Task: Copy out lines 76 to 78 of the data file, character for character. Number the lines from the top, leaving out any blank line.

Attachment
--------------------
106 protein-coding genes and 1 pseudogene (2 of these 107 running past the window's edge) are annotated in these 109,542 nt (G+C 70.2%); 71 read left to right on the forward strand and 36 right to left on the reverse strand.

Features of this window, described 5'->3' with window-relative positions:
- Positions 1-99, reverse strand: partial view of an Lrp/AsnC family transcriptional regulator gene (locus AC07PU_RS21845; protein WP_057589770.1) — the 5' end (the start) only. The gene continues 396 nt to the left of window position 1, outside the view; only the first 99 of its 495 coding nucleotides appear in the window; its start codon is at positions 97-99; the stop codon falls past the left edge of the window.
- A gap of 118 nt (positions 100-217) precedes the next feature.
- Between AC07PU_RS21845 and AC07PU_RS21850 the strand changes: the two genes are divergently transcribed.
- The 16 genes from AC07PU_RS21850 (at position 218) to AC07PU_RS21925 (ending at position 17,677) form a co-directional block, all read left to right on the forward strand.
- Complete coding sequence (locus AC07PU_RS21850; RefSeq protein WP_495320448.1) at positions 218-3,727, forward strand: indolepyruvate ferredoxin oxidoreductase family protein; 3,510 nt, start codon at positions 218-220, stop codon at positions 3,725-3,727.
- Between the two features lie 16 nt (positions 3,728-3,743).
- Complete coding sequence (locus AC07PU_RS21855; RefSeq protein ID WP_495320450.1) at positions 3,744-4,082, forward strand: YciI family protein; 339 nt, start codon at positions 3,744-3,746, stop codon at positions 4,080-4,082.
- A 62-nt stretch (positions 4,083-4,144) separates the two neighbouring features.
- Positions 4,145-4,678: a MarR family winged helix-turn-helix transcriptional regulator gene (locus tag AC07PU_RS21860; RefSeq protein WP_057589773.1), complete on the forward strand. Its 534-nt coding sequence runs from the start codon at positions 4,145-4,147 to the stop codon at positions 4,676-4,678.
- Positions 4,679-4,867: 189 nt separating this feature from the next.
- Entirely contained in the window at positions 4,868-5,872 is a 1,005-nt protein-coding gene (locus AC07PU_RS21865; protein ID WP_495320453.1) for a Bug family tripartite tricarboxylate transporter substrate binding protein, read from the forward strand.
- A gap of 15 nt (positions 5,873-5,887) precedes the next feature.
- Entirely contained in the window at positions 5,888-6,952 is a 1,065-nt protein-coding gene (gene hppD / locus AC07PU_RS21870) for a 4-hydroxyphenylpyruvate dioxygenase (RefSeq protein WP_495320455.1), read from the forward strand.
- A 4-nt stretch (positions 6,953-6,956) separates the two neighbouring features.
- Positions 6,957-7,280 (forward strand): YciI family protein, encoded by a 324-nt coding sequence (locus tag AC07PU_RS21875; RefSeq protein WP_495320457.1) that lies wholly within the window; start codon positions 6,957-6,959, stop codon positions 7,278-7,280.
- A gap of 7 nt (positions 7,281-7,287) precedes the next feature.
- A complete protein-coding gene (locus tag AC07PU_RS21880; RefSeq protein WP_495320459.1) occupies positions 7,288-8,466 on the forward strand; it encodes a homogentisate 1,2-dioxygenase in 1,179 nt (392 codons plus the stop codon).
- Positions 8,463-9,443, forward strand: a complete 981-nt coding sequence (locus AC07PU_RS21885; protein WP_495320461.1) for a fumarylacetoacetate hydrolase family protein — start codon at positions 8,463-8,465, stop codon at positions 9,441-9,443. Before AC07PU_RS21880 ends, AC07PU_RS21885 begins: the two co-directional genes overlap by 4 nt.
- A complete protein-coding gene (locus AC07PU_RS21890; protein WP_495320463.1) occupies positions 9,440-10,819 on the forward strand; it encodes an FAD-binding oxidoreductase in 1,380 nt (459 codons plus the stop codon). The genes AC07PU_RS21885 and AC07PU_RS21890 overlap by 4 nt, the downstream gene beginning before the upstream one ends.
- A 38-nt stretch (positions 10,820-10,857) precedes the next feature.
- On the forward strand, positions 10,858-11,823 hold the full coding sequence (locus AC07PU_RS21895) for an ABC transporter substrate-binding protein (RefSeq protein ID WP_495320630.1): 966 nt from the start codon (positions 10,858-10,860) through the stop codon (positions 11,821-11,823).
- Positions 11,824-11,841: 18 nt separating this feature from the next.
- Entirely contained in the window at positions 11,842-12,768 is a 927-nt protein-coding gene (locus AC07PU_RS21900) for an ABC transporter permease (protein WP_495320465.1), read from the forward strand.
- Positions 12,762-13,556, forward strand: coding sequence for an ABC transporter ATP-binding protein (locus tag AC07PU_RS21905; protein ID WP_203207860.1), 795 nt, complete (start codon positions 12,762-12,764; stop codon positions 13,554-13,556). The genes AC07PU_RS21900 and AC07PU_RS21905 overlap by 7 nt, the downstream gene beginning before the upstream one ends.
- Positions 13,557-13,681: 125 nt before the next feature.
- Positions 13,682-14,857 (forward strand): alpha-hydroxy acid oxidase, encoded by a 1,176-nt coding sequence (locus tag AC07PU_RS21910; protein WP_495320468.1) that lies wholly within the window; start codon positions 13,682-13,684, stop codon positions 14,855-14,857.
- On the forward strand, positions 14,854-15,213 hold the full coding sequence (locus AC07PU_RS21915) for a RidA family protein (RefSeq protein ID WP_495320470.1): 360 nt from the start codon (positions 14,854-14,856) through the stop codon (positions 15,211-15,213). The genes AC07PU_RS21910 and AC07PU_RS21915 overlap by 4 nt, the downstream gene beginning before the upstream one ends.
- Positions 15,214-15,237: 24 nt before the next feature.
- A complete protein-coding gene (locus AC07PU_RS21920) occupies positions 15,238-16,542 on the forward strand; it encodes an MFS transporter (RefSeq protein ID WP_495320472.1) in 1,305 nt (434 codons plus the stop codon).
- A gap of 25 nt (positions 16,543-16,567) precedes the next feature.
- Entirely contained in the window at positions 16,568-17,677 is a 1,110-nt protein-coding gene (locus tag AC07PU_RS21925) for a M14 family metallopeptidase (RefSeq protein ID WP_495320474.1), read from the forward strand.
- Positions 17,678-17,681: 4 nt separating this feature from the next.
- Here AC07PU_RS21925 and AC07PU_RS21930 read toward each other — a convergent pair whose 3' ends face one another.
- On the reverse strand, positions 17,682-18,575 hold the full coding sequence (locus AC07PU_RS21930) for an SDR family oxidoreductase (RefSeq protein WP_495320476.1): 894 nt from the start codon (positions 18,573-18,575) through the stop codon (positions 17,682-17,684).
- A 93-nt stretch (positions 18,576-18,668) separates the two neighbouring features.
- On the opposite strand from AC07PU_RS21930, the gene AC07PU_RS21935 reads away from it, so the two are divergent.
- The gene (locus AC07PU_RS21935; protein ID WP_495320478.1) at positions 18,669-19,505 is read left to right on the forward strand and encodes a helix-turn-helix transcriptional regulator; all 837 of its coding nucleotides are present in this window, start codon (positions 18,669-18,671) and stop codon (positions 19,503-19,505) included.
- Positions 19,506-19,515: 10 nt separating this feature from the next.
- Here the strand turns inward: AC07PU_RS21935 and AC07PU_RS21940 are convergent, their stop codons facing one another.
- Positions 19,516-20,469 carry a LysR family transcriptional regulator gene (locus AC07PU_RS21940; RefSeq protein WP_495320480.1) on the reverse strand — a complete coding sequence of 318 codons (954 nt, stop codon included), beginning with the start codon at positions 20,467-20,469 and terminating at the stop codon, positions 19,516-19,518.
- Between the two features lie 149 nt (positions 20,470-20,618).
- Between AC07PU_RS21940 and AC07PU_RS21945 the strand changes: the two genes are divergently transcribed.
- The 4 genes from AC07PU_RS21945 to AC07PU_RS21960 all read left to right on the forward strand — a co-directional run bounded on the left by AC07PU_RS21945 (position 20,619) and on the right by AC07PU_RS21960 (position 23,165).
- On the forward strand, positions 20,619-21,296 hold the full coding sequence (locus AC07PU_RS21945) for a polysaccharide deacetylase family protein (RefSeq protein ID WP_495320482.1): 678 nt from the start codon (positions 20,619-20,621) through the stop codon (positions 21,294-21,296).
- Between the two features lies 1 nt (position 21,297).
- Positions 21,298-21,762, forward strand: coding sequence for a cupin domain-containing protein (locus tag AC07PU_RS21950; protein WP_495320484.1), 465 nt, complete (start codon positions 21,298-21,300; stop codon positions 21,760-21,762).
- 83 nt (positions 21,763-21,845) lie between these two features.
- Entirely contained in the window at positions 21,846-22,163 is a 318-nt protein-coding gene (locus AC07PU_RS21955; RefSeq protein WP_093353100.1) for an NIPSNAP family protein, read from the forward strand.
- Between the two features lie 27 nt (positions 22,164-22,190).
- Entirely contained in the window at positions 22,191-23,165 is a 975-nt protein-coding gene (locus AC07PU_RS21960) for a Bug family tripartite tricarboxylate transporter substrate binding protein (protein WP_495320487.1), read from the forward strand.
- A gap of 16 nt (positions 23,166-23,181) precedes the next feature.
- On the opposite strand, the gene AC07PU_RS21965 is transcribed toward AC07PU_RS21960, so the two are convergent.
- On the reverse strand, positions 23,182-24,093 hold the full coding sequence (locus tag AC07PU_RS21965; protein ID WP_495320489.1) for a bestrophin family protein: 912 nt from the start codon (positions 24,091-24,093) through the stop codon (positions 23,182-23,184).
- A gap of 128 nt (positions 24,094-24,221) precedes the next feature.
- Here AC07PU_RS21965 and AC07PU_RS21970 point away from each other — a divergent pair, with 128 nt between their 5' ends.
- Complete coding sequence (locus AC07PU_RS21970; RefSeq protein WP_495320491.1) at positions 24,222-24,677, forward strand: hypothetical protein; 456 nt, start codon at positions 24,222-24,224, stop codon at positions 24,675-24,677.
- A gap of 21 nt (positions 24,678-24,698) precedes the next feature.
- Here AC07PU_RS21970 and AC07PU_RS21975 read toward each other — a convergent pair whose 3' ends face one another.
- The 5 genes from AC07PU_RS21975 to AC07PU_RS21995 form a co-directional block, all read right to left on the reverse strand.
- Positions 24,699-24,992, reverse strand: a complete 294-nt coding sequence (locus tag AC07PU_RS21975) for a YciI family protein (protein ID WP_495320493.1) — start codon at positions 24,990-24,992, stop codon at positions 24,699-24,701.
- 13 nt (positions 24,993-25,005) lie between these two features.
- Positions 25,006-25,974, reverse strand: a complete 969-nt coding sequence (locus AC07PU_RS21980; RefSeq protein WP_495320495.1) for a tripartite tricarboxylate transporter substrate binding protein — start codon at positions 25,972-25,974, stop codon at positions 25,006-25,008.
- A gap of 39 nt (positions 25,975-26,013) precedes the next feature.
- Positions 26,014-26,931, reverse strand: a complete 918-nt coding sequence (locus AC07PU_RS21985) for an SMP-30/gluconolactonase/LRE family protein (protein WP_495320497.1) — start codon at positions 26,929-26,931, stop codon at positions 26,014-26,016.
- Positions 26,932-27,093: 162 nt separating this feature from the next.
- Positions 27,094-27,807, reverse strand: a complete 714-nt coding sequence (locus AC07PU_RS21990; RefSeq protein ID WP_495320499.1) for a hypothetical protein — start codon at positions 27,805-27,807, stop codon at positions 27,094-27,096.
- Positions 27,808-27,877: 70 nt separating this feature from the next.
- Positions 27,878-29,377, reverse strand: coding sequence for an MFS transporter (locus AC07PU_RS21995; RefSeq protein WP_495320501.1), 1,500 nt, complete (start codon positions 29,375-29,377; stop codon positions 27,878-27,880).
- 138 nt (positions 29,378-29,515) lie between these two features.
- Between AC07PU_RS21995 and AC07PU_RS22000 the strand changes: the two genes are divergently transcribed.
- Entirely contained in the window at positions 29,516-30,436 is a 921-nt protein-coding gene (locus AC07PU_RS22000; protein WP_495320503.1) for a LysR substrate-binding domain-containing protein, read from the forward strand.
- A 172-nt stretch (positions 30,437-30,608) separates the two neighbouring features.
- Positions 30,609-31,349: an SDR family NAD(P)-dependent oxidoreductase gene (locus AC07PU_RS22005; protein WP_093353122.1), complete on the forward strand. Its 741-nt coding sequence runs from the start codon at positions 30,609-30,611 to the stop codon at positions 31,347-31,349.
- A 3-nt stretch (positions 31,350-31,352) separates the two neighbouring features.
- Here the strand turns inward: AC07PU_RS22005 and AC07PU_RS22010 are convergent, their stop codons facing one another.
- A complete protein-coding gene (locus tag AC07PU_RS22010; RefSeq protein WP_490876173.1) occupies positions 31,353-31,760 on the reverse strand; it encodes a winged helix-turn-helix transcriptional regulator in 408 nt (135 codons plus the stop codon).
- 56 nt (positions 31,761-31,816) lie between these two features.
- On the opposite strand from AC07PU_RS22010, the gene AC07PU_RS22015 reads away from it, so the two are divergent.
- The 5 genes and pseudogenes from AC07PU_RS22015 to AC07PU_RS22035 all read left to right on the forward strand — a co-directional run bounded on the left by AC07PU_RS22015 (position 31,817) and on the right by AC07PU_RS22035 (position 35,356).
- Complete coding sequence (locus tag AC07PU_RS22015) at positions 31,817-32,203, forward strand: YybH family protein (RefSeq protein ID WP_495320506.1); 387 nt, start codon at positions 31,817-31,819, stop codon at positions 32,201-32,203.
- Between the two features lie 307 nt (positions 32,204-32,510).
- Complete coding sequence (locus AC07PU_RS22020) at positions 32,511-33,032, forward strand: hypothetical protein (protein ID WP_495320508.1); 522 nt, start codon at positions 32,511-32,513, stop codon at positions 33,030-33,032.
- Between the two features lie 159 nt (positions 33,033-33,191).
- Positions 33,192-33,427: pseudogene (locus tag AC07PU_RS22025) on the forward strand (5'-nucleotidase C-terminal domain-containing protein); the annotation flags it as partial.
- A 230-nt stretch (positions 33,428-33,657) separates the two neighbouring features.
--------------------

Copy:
- A 3-nt stretch (positions 31,350-31,352) separates the two neighbouring features.
- Here the strand turns inward: AC07PU_RS22005 and AC07PU_RS22010 are convergent, their stop codons facing one another.
- A complete protein-coding gene (locus tag AC07PU_RS22010; RefSeq protein WP_490876173.1) occupies positions 31,353-31,760 on the reverse strand; it encodes a winged helix-turn-helix transcriptional regulator in 408 nt (135 codons plus the stop codon).